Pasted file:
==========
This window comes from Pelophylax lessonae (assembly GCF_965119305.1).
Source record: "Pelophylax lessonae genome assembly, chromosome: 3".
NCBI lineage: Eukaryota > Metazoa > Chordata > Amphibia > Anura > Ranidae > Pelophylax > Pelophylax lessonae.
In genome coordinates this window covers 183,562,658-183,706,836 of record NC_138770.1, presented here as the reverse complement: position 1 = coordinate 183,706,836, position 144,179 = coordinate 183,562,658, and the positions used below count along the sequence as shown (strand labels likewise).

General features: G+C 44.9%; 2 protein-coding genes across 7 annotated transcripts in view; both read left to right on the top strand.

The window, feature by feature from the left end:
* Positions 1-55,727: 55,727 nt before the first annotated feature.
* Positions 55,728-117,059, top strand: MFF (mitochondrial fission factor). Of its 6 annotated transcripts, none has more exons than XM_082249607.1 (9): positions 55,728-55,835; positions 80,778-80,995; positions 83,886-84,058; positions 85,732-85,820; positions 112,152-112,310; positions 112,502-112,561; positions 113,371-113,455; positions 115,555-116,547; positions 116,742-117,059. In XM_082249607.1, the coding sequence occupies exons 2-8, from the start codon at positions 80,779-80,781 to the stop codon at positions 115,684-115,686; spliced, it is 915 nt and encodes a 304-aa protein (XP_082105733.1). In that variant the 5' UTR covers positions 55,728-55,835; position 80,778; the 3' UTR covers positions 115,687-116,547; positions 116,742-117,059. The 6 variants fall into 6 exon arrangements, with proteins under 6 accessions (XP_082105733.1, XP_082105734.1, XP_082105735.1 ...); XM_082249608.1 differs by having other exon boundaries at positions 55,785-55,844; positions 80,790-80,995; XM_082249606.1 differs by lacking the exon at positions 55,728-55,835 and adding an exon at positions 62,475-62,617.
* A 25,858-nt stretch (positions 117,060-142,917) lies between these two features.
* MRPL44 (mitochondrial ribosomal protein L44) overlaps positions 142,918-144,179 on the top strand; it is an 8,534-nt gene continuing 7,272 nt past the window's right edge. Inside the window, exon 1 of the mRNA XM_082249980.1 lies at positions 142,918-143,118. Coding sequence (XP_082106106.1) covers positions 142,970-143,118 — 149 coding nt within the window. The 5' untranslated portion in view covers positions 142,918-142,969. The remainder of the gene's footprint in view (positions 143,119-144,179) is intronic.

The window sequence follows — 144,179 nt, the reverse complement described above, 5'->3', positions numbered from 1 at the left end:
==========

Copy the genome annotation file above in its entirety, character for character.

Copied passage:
This window comes from Pelophylax lessonae (assembly GCF_965119305.1).
Source record: "Pelophylax lessonae genome assembly, chromosome: 3".
NCBI lineage: Eukaryota > Metazoa > Chordata > Amphibia > Anura > Ranidae > Pelophylax > Pelophylax lessonae.
In genome coordinates this window covers 183,562,658-183,706,836 of record NC_138770.1, presented here as the reverse complement: position 1 = coordinate 183,706,836, position 144,179 = coordinate 183,562,658, and the positions used below count along the sequence as shown (strand labels likewise).

General features: G+C 44.9%; 2 protein-coding genes across 7 annotated transcripts in view; both read left to right on the top strand.

The window, feature by feature from the left end:
* Positions 1-55,727: 55,727 nt before the first annotated feature.
* Positions 55,728-117,059, top strand: MFF (mitochondrial fission factor). Of its 6 annotated transcripts, none has more exons than XM_082249607.1 (9): positions 55,728-55,835; positions 80,778-80,995; positions 83,886-84,058; positions 85,732-85,820; positions 112,152-112,310; positions 112,502-112,561; positions 113,371-113,455; positions 115,555-116,547; positions 116,742-117,059. In XM_082249607.1, the coding sequence occupies exons 2-8, from the start codon at positions 80,779-80,781 to the stop codon at positions 115,684-115,686; spliced, it is 915 nt and encodes a 304-aa protein (XP_082105733.1). In that variant the 5' UTR covers positions 55,728-55,835; position 80,778; the 3' UTR covers positions 115,687-116,547; positions 116,742-117,059. The 6 variants fall into 6 exon arrangements, with proteins under 6 accessions (XP_082105733.1, XP_082105734.1, XP_082105735.1 ...); XM_082249608.1 differs by having other exon boundaries at positions 55,785-55,844; positions 80,790-80,995; XM_082249606.1 differs by lacking the exon at positions 55,728-55,835 and adding an exon at positions 62,475-62,617.
* A 25,858-nt stretch (positions 117,060-142,917) lies between these two features.
* MRPL44 (mitochondrial ribosomal protein L44) overlaps positions 142,918-144,179 on the top strand; it is an 8,534-nt gene continuing 7,272 nt past the window's right edge. Inside the window, exon 1 of the mRNA XM_082249980.1 lies at positions 142,918-143,118. Coding sequence (XP_082106106.1) covers positions 142,970-143,118 — 149 coding nt within the window. The 5' untranslated portion in view covers positions 142,918-142,969. The remainder of the gene's footprint in view (positions 143,119-144,179) is intronic.

The window sequence follows — 144,179 nt, the reverse complement described above, 5'->3', positions numbered from 1 at the left end: